Under the skin, there’s a new ladder-frame chassis that gives the vehicle a 20% increase in torsional rigidity, improving improved handling, ride comfort and refinement. The robust leaf spring and twin shock absorber rear suspension system has been extensively revised to provide off-road articulation capabilities and SUV-like ride comfort and handling stability. The Hilux is equipped with a switchable all-wheel drive system featuring a high and low-ratio transfer case, and both front and rear locking limited-slip differentials. The low and medium speed torque delivery of the 2.4-litre diesel engine and the strength of the ladder-frame chassis together enable a tough towing capacity rated at either 3.2 or 3.5 tonnes, depending on variant.

Design and Build

The eighth generation Hilux has become a larger, more aggressive-looking thing, despite adopting a sleeker frontal design which features a unified arrangement of the upper grille and headlamps and a deep bumper housing a large lower grille. The bonnet wraps over the front wheel arches to reinforce the vehicle’s solid, road presence while the line of the second horizontal bar in the upper grille extends into the headlamp units to form a distinctive daytime running light arrangement, featuring 12 white LEDs.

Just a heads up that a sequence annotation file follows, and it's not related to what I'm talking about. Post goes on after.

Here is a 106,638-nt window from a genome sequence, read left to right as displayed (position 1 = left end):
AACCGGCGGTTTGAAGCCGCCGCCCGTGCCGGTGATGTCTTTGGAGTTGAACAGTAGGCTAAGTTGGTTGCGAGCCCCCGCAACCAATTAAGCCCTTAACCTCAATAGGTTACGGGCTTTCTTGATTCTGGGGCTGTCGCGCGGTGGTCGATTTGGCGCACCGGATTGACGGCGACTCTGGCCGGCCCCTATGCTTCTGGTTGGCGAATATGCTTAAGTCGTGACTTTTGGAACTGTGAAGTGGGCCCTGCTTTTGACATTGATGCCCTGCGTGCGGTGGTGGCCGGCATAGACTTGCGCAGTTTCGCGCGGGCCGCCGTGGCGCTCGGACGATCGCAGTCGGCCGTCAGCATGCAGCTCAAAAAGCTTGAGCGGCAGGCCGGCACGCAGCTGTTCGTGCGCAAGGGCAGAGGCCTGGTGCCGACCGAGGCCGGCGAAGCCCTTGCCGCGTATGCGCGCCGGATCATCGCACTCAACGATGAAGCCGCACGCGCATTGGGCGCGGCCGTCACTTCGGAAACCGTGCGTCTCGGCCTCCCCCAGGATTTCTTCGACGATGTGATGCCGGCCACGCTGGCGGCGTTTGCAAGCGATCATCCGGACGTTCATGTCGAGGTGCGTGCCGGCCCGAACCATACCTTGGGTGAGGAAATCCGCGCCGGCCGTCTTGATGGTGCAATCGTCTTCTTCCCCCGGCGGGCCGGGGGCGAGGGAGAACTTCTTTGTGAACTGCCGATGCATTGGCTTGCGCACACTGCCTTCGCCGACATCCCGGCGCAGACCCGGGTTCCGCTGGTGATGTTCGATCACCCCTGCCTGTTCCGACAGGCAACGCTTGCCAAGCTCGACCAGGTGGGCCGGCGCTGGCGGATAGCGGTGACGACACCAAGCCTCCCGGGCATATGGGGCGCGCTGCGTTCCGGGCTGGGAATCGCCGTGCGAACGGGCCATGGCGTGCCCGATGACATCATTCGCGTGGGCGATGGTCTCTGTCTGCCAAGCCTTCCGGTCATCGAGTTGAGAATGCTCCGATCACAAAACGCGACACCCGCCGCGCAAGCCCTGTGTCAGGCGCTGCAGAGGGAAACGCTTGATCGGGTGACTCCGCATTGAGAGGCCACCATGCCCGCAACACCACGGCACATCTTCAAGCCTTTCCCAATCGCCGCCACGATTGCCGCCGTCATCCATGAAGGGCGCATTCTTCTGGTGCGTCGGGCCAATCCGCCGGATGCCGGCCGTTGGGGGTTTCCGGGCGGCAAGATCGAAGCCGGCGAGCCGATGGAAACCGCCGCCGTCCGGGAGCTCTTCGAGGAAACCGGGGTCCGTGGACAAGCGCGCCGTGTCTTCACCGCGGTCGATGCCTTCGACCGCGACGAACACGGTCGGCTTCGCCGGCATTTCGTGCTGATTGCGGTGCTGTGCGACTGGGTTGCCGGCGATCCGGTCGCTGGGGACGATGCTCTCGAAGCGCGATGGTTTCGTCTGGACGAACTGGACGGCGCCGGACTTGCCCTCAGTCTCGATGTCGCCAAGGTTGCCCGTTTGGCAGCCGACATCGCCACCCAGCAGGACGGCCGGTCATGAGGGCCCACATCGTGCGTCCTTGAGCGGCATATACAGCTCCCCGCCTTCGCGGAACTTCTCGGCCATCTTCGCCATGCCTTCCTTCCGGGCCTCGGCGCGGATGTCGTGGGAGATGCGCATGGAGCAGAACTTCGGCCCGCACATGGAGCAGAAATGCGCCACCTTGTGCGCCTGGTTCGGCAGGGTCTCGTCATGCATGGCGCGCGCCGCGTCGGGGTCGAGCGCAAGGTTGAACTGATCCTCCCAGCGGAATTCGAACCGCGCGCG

Inside, the cabin’s centre console is dominated on most models by the Toyota Touch 2 integrated, seven-inch multimedia touchscreen. The smart driver’s instrument binnacle features large, analogue speedometer and tachometer dials either side of a 4.2-inch TFT multi-information display. And the more premium appearance of the cabin is reinforced by metallic-effect details on the dashboard, door trim, instrument binnacle, steering wheel and gear lever bezel. A consistent blue tone has been introduced for the instrument backlighting.

Market and Model

Prices range from around £20,500, excluding VAT and there’s a choice of ‘Active’, ‘Icon’, ‘Invincible’ and ‘Invincible X’ trim levels. As before, the Hilux is being offered in Single, Extra and Double Cab body styles. In keeping with their working vehicle profile, The Single and Extra Cab versions are offered only in the entry-level Active specification. Double Cab models are available in all grades.

The latest generation ‘Toyota Safety Sense’ package is being made available across the range - standard on ‘Icon’, ‘Invincible’ and ‘Invincible X’ and an option on ‘Active’ grade. This newly equips Hilux with Adaptive Cruise Control and a Pre-Collision System that can recognise pedestrians in the road ahead by day and night, and cyclists during daylight driving, in addition to Lane Departure Warning and Road Sign Assist.